Not too long ago, a friend who has only done procedural programming asked me to explain object-oriented programming. Today it occurred to me that it might be fun to explain objects in terms of the X-Wing Miniatures Game. [Obligatory disclaimer: this game is owned by Fantasy Flight. I have no rights to it and use it solely because I thought it would be a fun example. Rules may be simplified.]
In the X-Wing Miniatures game, players send fleets of ships against each other until one side is destroyed. Each ship is, naturally, a physical object that we can model with a logical object. How can we do that efficiently?
Base class: Ship
There are certain properties that are common across all ships, regardless of their physical aspects. Each ship has a name and a physical location in space. It has an attack value (how much damage it could potentially do), an agility value (how quickly it can maneuver), and a hull value (how many hits it can take before it is destroyed). It may or may not have shields. We can’t actually play a generic ship; this is just our common attributes. In our code, we can create the Ship class as an abstract class, which can be inherited from (we can have other classes that “are” Ships) but not instantiated (we can’t just create a Ship).
Subclass: Small, Medium, or Large Ship
A given ship may be small, medium, or large. While a small ship and a medium ship each have all the attributes of the generic Ship class, they use different size bases (plastic bases, not to be confused with the base class) and follow slightly different rules.
These will also be abstract classes; we can’t actually fly a copy of SmallShip.
Object: The actual ship
When we instantiate an object, we create it in memory and provide values for its required attributes. For example, suppose we wish to instantiate a T-65 X-wing fighter. We create an XWing class which inherits from SmallShip (and thus indirectly inherits from Ship). The constructor sets the ship name (T-65 X-wing) and attributes (3 attack, 2 agility, 4 hull, 2 shields). We also need to assign a pilot to fly the ship, so we’ll instantiate an instance of Jek Porkins (a Pilot object) and associate it with the XWing object.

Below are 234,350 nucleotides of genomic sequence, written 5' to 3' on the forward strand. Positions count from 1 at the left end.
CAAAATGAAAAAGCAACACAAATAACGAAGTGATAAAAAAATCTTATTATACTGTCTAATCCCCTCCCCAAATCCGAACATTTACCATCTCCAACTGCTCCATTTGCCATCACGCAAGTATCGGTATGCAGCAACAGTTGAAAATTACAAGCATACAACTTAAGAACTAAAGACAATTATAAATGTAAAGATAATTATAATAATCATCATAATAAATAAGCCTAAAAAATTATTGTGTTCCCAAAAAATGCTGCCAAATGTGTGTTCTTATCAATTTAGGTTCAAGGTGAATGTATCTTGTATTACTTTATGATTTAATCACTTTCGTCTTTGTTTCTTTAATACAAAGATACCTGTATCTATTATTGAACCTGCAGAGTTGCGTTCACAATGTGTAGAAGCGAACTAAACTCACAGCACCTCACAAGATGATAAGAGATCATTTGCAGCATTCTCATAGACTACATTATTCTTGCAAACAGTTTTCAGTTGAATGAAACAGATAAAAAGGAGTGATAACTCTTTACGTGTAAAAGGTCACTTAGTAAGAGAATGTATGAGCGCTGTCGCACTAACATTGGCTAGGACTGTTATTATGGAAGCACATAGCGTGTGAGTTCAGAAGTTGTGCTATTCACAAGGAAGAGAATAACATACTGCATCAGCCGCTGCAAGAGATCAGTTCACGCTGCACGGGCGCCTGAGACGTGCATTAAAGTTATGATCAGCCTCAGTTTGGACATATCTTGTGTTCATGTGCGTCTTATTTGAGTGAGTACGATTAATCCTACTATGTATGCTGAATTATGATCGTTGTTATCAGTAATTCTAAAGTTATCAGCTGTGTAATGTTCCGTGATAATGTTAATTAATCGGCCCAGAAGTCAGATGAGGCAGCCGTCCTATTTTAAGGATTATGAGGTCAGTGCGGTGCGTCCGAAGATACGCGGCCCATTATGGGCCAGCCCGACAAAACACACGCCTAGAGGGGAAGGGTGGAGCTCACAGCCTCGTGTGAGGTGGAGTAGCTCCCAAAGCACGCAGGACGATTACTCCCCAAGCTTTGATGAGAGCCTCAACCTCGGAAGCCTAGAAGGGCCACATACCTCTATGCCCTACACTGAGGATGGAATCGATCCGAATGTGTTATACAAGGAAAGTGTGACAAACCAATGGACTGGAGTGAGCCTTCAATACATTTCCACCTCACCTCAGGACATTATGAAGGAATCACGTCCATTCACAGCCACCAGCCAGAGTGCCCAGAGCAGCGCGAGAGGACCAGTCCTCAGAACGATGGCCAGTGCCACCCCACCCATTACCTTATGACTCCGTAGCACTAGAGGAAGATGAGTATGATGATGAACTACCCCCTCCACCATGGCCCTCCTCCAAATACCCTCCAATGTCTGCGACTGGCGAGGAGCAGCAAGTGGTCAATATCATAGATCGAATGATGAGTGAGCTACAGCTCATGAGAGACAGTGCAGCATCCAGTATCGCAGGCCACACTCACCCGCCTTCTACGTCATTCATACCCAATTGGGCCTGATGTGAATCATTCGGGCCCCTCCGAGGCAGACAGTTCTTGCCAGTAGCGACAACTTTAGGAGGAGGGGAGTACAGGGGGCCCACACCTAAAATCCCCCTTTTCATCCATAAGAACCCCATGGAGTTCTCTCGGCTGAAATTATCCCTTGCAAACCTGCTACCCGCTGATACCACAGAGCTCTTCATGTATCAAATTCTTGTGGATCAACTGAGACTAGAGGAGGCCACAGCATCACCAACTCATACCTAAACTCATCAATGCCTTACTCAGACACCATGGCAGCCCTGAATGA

Jek needs some support, so we’ll instantiate a second XWing object and associate it with a Luke Skywalker Pilot object. The two X-wings were instantiated from the same class and have identical properties (although the pilots will use them in different ways) but they are different objects; what happens to one does not necessarily affect the other.
Using the objects
Now that we’ve instantiated our fleet, we’re ready to send it out to battle some TIE fighters! The Ship class has Move as an abstract method; each of the concrete classes that inherits from Ship must implement this method. We’re in a hurry to blow up some TIEs, so we’ll call xwing1.Move(3) and xwing2.Move(4) to send our small fleet straight ahead into battle. If a pair of TIE fighters zero in on Jek and do four damage, his shields will be wiped out and his hull reduced to two. This doesn’t immediately affect Luke’s X-wing, but he’d better get over there and help…
With object-oriented programming, we model the system as a collection of objects, each of which has properties (hull, agility) and methods (move, attack). Each object is responsible for keeping track of its own state, freeing the programmer from keeping track of it in an external data structure. A class that inherits from another class “is a” thing of that class. In our X-wing example, an X-wing and a Lambda-class shuttle may have different implementations of the Move() method, but because they are both Ships, we can call any method defined on the Ship class and get the actual method implemented on the associated class. Thus, we can have a function which takes a Ship as a parameter and calls ship.MoveSlowly(), and we can pass that function any object which is instantiated from a class that derives from Ship; we don’t need a separate function for X-wings and TIE fighters (or even for SmallShips and MediumShips).
Now go blow up some TIEs.